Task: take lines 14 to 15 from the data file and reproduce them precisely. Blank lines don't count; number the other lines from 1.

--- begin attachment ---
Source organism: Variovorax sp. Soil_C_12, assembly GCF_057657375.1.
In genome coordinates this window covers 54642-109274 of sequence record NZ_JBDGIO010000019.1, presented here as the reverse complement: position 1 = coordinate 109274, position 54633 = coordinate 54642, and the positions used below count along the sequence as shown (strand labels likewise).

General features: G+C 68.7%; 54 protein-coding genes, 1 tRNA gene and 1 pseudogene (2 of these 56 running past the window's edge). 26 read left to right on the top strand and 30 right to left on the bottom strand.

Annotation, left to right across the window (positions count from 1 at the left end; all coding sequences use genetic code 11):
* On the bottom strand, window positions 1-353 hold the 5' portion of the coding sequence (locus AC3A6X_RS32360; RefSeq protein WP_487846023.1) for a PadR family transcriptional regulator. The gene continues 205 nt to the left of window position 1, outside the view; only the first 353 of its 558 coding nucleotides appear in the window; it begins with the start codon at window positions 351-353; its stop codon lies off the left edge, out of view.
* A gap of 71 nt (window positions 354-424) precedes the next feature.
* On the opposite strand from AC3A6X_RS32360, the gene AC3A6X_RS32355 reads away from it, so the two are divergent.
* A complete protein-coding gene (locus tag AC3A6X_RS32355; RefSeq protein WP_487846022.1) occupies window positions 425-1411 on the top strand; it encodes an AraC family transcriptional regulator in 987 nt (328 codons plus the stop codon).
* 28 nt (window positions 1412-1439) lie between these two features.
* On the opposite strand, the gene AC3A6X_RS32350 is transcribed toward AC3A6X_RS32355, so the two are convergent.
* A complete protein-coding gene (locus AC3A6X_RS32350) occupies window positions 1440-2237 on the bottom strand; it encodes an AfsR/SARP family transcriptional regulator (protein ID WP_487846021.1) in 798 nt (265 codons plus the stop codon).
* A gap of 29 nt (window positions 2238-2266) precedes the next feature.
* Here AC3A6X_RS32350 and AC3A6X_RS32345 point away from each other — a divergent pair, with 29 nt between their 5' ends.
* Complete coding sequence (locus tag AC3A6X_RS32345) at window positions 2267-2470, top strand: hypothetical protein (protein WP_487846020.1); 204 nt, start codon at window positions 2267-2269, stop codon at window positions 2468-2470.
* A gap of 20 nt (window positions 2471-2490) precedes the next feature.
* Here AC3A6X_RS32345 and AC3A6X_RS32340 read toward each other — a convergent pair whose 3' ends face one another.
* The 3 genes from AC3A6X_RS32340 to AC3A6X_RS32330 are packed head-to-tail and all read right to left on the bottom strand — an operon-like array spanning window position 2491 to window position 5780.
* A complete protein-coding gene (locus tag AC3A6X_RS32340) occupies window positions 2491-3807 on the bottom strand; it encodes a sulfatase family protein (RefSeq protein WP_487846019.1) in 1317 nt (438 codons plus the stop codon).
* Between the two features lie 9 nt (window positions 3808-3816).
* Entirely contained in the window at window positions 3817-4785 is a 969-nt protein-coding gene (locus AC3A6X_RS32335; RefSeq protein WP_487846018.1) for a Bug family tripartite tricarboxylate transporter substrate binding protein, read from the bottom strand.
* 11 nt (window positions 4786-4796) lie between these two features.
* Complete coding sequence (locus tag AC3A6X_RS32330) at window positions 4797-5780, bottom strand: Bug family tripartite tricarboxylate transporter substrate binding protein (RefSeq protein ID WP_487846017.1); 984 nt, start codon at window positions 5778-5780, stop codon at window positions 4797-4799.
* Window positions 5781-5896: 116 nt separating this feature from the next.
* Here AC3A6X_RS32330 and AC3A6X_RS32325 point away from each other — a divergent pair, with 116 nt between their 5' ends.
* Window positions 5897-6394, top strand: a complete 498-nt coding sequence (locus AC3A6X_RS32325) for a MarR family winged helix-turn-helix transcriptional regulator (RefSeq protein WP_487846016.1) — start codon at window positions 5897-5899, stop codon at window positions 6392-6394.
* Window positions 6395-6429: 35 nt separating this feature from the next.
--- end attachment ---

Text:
* Complete coding sequence (locus tag AC3A6X_RS32345) at window positions 2267-2470, top strand: hypothetical protein (protein WP_487846020.1); 204 nt, start codon at window positions 2267-2269, stop codon at window positions 2468-2470.
* A gap of 20 nt (window positions 2471-2490) precedes the next feature.